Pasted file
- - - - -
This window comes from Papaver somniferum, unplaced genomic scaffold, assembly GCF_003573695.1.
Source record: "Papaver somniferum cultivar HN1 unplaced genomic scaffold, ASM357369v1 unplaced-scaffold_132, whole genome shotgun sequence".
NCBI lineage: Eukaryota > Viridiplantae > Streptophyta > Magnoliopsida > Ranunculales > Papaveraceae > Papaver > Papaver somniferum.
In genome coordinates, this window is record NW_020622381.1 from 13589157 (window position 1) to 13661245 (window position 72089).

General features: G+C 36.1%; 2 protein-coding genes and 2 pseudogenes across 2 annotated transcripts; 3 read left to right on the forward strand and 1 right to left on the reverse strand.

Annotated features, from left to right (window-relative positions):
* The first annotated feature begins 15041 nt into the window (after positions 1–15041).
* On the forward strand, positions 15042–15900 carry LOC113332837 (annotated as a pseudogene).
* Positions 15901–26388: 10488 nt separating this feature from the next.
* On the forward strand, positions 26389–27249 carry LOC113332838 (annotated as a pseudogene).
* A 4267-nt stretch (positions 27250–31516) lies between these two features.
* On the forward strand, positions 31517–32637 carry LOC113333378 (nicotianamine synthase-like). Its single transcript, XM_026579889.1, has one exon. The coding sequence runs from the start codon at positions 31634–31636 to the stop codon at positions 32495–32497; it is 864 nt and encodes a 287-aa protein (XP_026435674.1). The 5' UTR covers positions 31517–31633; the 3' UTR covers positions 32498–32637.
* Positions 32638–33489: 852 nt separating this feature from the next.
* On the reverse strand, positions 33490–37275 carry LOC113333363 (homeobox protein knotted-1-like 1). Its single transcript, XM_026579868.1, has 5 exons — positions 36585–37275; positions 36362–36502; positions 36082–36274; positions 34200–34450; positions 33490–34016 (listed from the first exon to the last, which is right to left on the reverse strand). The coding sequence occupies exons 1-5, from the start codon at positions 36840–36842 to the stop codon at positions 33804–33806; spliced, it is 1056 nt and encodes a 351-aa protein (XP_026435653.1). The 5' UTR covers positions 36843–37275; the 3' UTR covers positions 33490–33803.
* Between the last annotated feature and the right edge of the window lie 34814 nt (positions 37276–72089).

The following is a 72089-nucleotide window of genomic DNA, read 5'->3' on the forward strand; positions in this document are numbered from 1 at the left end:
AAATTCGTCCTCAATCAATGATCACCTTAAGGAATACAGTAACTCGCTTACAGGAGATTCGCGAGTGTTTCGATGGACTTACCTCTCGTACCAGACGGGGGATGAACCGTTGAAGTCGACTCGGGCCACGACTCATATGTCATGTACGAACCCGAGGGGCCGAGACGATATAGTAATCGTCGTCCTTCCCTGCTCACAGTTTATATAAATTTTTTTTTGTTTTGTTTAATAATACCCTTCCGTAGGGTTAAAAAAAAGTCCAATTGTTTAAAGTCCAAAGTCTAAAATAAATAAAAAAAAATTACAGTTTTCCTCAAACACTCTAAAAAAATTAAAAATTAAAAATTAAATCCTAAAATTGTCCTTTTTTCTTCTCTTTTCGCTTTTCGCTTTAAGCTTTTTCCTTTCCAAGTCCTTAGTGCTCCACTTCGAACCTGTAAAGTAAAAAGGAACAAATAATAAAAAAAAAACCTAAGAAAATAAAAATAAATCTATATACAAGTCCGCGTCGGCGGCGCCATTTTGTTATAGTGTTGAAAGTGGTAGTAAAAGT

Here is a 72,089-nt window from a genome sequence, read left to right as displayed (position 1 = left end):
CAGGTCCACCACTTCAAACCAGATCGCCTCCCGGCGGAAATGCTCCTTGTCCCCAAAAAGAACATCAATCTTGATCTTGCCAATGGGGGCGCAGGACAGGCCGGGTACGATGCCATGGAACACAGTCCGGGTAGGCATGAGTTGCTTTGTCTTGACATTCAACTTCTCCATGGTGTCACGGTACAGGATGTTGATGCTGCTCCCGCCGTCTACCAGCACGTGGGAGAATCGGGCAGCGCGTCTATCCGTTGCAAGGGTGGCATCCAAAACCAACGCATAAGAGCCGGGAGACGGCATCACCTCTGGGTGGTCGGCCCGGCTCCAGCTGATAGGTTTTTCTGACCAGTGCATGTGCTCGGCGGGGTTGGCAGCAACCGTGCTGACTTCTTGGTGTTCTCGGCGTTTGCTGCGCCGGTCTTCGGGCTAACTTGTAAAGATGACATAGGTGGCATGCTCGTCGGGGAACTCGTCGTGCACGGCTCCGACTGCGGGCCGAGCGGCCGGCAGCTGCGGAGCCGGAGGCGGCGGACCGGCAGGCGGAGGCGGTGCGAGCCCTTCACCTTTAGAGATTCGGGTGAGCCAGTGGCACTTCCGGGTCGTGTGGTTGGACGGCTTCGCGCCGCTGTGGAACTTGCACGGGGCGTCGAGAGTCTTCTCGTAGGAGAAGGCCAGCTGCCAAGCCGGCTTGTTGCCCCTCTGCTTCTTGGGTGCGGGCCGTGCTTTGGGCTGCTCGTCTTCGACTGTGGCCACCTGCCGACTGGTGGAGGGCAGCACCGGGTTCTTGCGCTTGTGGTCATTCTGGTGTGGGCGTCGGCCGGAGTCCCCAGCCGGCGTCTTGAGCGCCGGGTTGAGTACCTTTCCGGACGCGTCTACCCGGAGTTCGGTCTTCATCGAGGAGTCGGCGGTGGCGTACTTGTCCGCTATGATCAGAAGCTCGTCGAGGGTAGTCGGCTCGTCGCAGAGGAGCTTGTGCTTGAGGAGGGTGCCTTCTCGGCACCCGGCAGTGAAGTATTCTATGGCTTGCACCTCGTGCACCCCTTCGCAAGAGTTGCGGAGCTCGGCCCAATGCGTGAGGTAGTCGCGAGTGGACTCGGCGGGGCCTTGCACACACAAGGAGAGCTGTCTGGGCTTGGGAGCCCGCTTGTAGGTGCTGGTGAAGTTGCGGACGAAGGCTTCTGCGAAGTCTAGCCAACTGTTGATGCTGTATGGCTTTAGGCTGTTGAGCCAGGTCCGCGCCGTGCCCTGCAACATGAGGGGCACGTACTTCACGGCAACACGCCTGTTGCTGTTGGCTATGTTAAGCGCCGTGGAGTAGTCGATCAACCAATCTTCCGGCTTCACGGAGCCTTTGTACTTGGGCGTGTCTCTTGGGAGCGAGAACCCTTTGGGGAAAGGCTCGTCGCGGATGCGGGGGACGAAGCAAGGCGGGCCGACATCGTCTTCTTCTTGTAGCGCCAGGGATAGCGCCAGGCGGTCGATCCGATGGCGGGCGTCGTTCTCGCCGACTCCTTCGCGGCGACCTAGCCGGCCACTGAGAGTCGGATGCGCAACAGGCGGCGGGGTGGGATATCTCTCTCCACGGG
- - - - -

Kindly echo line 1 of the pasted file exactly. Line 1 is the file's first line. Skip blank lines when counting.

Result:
This window comes from Papaver somniferum, unplaced genomic scaffold, assembly GCF_003573695.1.